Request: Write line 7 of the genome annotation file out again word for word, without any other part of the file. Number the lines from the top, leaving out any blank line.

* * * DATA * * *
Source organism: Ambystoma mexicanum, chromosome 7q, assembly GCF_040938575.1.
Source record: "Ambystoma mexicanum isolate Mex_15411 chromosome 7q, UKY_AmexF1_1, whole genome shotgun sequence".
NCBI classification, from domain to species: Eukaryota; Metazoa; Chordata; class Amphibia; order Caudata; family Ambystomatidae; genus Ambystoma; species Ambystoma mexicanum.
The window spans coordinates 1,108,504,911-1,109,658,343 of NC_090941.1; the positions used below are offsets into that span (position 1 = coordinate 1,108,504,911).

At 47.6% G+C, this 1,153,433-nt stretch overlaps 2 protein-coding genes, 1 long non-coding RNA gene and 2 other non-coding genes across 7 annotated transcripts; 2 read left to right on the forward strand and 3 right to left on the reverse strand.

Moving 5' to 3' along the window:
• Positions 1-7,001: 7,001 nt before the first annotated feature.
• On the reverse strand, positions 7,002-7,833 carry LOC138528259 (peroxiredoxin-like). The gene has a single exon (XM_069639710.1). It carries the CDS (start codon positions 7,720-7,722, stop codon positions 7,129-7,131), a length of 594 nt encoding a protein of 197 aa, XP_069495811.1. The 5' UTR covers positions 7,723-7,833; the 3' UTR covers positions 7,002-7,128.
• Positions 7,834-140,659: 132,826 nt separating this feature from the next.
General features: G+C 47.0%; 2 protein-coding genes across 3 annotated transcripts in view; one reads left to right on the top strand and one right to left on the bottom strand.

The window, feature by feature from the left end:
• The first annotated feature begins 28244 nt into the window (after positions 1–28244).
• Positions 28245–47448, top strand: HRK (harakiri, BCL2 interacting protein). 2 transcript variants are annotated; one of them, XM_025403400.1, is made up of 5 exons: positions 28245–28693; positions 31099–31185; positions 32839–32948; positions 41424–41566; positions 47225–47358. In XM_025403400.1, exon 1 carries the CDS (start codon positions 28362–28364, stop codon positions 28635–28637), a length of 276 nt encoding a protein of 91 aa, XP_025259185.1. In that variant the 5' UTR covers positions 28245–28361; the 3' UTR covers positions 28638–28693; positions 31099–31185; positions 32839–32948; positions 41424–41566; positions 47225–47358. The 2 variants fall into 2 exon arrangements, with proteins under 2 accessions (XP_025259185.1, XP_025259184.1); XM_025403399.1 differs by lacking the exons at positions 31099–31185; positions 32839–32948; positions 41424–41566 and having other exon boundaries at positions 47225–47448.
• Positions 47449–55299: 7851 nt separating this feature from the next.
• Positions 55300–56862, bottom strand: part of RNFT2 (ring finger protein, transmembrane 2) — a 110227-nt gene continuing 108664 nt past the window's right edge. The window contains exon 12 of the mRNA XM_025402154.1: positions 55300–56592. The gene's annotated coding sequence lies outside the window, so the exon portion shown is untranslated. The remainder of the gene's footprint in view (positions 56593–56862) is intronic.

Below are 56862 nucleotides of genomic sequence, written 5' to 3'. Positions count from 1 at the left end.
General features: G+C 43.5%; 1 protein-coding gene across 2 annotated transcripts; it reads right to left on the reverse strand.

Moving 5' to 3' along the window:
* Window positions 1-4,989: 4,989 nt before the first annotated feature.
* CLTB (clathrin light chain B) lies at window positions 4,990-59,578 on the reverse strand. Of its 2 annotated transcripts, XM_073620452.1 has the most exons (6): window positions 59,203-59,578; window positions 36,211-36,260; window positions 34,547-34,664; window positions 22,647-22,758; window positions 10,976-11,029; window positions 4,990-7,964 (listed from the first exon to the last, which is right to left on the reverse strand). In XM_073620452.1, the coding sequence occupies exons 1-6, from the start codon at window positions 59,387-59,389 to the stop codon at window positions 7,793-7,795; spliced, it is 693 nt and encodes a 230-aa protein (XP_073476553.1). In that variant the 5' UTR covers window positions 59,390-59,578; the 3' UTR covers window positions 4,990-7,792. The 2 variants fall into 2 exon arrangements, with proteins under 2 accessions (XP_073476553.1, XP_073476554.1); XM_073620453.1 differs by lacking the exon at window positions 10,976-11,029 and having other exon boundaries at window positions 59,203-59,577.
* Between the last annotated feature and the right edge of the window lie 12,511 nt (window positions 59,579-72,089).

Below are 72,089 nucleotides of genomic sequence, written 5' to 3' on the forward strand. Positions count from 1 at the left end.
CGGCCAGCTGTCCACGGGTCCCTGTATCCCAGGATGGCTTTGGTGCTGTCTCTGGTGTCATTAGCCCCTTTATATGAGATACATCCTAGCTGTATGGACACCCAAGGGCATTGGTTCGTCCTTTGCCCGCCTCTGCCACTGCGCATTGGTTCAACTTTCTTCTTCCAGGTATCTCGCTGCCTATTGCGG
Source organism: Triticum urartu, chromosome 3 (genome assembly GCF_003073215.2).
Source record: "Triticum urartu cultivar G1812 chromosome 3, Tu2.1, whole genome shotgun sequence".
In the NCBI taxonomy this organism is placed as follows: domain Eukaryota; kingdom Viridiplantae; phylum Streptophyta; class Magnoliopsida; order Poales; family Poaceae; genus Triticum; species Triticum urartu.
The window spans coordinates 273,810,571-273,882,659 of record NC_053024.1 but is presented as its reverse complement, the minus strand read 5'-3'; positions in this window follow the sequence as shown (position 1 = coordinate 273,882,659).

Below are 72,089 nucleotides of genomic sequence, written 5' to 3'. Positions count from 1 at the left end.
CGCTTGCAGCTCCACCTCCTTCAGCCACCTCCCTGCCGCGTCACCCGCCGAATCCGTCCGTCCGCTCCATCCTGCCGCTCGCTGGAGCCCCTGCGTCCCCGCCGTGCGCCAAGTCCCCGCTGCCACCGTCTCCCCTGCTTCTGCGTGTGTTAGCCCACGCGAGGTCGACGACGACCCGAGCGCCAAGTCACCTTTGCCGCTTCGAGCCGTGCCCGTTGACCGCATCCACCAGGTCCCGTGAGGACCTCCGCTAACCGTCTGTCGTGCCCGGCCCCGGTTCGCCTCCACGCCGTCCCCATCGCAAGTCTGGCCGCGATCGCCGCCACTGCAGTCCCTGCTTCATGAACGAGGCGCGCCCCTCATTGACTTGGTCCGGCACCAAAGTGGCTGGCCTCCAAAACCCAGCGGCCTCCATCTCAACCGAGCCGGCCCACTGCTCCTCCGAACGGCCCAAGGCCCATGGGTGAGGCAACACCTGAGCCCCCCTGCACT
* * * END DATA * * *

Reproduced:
• Positions 1-7,001: 7,001 nt before the first annotated feature.